This library lets you do math on arbitrarily large integers. It's reasonably fast - compared with the multi-precision routines in the "bc" calculator program, these routines are from two to ten times faster, except for division which is maybe half as fast. Compared with a more finely-tuned package such as gmp, it's probably somewhat slower. Top speed isn't actually the point of this package, though. The interesting aspects are:

- API
- The routines use a unique calling convention designed for clarity of expression. See the man page for details.
- Division
- The multi-precision division algorithm used here is apparently a new invention. It's not real fast, but it's very simple.
- License
- As with all ACME Labs software this package uses a Berkeley-style license, which lets you do more than the restrictive Gnu license on the gmp package.

In addition to the library routines, the package includes a couple of sample applications.

A simple calculator program that handles arbitrarily-large numbers. It's similar to the standard "bc" calculator, but can handle larger numbers, goes somewhat faster, and has some more special functions. However unlike "bc" it does not handle fractional numbers, only integers. It also does not implement bc's booleans, bit operations, functions, etc.

bic implements the following basic operators, with the usual precedences:

And the following special functions:`+ - * / % ^ ! ()`

- sqrt( x )
- square root
- gcd( x, y )
- greatest common divisor
- lcm( x, y )
- least common multiple
- modpow( x, y, z )
- modular exponentiation - equivalent to ( x ^ y ) % z, but much faster
- modinv( x, y )
- modular inverse
- random( x )
- random number in [0..x)
- bits( x )
- number of bits in x
- jacobi( x, y )
- the Jacobi symbol
- isprime( x, y )
- check whether x is a prime number, to certainty y
- genprime( x, y )
- generate a probable prime number x bits long, with certainty y

You can try out the bic calculator with this form interface.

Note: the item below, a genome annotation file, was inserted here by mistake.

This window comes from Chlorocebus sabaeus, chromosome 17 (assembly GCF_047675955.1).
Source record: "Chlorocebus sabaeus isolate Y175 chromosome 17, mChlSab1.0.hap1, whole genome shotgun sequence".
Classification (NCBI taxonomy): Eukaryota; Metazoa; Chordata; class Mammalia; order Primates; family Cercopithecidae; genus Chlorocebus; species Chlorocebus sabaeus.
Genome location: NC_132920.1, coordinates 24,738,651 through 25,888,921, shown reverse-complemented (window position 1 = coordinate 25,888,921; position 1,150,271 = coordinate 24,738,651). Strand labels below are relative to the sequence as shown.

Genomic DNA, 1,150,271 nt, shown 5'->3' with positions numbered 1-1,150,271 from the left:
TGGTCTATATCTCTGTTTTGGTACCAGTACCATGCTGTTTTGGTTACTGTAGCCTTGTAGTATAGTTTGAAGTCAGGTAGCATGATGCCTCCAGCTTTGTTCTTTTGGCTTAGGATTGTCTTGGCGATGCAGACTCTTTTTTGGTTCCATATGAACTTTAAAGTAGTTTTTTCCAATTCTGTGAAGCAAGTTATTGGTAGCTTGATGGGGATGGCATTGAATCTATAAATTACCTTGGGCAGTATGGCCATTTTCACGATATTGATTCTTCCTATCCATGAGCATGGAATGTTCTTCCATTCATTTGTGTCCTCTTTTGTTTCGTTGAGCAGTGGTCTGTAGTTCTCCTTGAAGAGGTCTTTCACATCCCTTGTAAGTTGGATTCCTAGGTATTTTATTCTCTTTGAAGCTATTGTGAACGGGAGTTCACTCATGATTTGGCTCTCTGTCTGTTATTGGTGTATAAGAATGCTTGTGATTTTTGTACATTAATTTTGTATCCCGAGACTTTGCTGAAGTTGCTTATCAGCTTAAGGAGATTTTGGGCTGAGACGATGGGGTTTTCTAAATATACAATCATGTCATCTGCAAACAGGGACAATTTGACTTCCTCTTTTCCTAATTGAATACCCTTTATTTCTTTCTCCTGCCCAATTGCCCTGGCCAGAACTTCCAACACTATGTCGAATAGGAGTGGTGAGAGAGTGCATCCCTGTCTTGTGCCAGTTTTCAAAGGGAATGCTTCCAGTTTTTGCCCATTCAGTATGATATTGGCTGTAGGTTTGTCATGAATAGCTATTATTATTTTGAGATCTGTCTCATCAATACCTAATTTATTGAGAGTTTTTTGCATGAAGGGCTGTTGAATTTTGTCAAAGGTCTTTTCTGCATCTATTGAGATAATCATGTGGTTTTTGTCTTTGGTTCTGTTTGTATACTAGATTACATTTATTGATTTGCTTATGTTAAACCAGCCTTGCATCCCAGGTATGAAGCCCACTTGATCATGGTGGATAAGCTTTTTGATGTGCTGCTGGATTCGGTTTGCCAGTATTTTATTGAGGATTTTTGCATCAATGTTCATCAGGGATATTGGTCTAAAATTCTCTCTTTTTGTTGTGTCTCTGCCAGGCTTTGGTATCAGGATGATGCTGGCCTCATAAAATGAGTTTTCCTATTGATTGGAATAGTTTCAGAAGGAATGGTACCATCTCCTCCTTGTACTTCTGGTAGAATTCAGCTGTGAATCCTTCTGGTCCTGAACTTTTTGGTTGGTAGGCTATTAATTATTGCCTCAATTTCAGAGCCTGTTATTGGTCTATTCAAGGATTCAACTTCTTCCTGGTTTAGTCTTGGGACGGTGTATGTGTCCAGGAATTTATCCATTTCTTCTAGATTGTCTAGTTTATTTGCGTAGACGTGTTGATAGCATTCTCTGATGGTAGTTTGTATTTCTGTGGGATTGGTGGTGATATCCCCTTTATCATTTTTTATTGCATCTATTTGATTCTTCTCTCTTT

Note that bic's operations are enough to perform RSA encryption. Here's an example.

First, decide how many bits long you want your keys to be. Let's say 500. Generate two prime numbers half that long (takes a couple seconds each):

Compute their product, and the product of one less than the primes:`p = genprime(250,4) q = genprime(250,4)`

Pick a public key - a random number less than o:`n = p * q o = (p-1) * (q-1)`

Compute the corresponding private key:`e = random(o)`

If this step fails (due to e not being relatively prime to o), pick another e. It may take a few tries.`d = modinv(e,o)`

Now you have your public and private keys. Pick a message to encrypt, up to 500 bits long:

Encrypt it with your public key (this takes a few seconds):`m = 12345678901234567890123456789012345678901234567890`

Decrypt it with your private key (also takes a few seconds):`c = modpow(m,e,n)`

That's all there is to it!`modpow(c,d,n) 12345678901234567890123456789012345678901234567890`

The program will compute the prime factors of each number you
give it as an argument.
In addition to simple integers, you can also specify a range of integers
as "`int-int`

", or you can use up to 3 trailing wildcards.
Here are some examples:

`% bi_factor 2147483647 4294967295 8589934591 17179869183 2147483647 = 2147483647 4294967295 = 3 5 17 257 65537 8589934591 = 7 23 89 599479 17179869183 = 3 43691 131071 % bi_factor 1099511627774-1099511627778 1099511627774 = 2 7 79 8191 121369 1099511627775 = 3 5^2 11 17 31 41 61681 1099511627776 = 2^40 1099511627777 = 257 4278255361 1099511627778 = 2 3^2 2731 22366891 % bi_factor 123456789012345`

.1234567890123450 = 2 3 5^2 283 3851 7552031 1234567890123451 = 13 67 823 3733 461359 1234567890123452 = 2^2 7243931 42606973 1234567890123453 = 3^4 479 31819580147 1234567890123454 = 2 971 175463 3623099 1234567890123455 = 5 246913578024691 1234567890123456 = 2^6 3 7^2 301319 435503 1234567890123457 = 6101 18401 10996957 1234567890123458 = 2 11 349 160792900511 1234567890123459 = 3 233 1168477 1511533

Note however that while the program can handle arbitrarily large numbers, the factoring algorithm is currently the slowest one around, trial division, so there's not much point in trying to factor numbers larger than 16 digits or so (which is about 53 bits).

You can try out the bi_factor program with this form interface.

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